Oscar Mingueza

The mere fact that this column focused on the title race being contested by four sides, rather than three or two, shows that Sevilla have taken a step forward this season. Champions League football next season and further understanding and advancement of Lopetegui’s methods will only stand in good stead to the Andalusians.

– On the other end of the pitch, Ousmane Dembélé shined in a new role as the centre forward for Barça. He got on the end of a brilliant through ball from Lionel Messi to open the scoring, capping off a brilliant performance from the Frenchman.

Ronald Koeman reverted to a sort of 3-5-2 formation, with three centre backs flanked by Sergiño Dest and Jordi Alba either side of them, and Dembélé and Messi providing the presence up top. The Catalans limited the hosts to very little in a game that will serve as a fascinating prelude to their cup semi-final second leg, with Sevilla leading 2-0 from the first leg.

Joan Jordan

– Another frustrating result for Eibar against another side mired in the relegation battle. Huesca seemed to have delivered a hammer blow to the Basques with a late goal to go 1-0 up in Ipurua thanks to Sandro Ramírez, but Mendilibar’s men marched back up the pitch an equalised just minutes later. A 1-1 will do little good for either side’s prospects, but perhaps suits Huesca better than Eibar, as they seem to be on an upward trajectory, while Eibar seems to be headed in the opposite direction.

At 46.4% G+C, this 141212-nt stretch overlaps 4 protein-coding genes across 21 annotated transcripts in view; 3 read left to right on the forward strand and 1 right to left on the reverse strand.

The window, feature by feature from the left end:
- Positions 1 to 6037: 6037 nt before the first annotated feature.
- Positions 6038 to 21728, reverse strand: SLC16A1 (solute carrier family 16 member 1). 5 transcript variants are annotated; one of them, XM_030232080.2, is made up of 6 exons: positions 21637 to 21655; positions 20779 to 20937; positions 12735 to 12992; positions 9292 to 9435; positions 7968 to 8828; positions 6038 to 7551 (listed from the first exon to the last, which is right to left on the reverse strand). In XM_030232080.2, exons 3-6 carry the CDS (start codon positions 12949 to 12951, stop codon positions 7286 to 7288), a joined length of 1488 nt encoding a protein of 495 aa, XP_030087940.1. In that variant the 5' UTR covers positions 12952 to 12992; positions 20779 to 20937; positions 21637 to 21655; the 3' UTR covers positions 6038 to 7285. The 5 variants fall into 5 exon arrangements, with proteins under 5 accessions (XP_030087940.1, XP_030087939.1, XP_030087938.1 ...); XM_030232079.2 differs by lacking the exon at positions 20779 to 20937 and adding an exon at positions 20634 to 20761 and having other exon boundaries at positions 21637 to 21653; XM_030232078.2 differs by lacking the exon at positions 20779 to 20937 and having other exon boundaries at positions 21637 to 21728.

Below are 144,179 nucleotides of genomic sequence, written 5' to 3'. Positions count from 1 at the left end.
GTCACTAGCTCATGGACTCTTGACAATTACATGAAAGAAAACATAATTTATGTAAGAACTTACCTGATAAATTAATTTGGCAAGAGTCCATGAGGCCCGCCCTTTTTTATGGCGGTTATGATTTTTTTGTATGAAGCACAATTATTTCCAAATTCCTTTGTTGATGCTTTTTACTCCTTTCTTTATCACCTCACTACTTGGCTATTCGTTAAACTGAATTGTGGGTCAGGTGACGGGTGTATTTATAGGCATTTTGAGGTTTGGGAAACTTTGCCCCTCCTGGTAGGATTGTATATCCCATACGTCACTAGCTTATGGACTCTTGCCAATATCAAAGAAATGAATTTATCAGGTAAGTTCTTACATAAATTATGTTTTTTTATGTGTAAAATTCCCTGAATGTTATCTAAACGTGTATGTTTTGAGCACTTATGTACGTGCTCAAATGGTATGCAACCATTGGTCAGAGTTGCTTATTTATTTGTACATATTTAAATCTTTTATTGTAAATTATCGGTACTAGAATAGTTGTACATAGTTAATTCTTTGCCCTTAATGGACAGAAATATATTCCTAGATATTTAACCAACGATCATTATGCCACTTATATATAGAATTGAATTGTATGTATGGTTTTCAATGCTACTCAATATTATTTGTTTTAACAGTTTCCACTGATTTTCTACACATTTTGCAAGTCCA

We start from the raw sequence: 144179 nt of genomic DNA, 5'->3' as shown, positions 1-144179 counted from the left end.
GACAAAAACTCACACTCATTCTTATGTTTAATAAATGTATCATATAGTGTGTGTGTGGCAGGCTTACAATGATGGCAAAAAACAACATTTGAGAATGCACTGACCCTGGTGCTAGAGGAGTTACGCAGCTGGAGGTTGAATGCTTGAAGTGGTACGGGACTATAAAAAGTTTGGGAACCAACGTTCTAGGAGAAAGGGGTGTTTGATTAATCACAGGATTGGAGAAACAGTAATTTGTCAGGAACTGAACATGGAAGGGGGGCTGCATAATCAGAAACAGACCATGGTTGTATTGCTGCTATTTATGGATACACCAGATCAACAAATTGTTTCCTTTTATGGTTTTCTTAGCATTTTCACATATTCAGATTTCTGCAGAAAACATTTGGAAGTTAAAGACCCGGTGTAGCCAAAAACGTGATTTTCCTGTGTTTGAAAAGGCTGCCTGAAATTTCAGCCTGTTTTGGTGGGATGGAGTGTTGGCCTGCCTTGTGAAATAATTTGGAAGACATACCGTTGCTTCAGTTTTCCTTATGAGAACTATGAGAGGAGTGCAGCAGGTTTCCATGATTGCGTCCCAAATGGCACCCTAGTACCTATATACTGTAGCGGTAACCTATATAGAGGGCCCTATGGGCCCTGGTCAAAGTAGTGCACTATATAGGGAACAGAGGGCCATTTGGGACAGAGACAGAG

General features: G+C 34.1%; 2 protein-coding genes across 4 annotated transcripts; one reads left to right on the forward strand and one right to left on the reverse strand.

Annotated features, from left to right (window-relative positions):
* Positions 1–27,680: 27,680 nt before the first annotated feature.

– Valladolid have equaled their worst run without a win in La Liga after drawing 1-1 with Celta Vigo. The Pucelano have taken just four points from the last 24 available, and are level on points with Deportivo Alavés in the relegation zone. With much of their remaining fixtures against sides with European ambitions, there is reason to worry in Valladolid. The team owned by Ronaldo Nazário are repeatedly making costly defensive errors of late, with Sergio González left to rue that his side are punished by “every tiny mistake” lately.

Goal of the week: Mauro Arambarri’s wonder strike from distance that flew into the top corner after Jasper Cillessen could only manage to get a light finger to the ball, kicking things off in Getafe’s dominant 3-0 win over Valencia. A piledriver that will certainly be an end-of-season contender.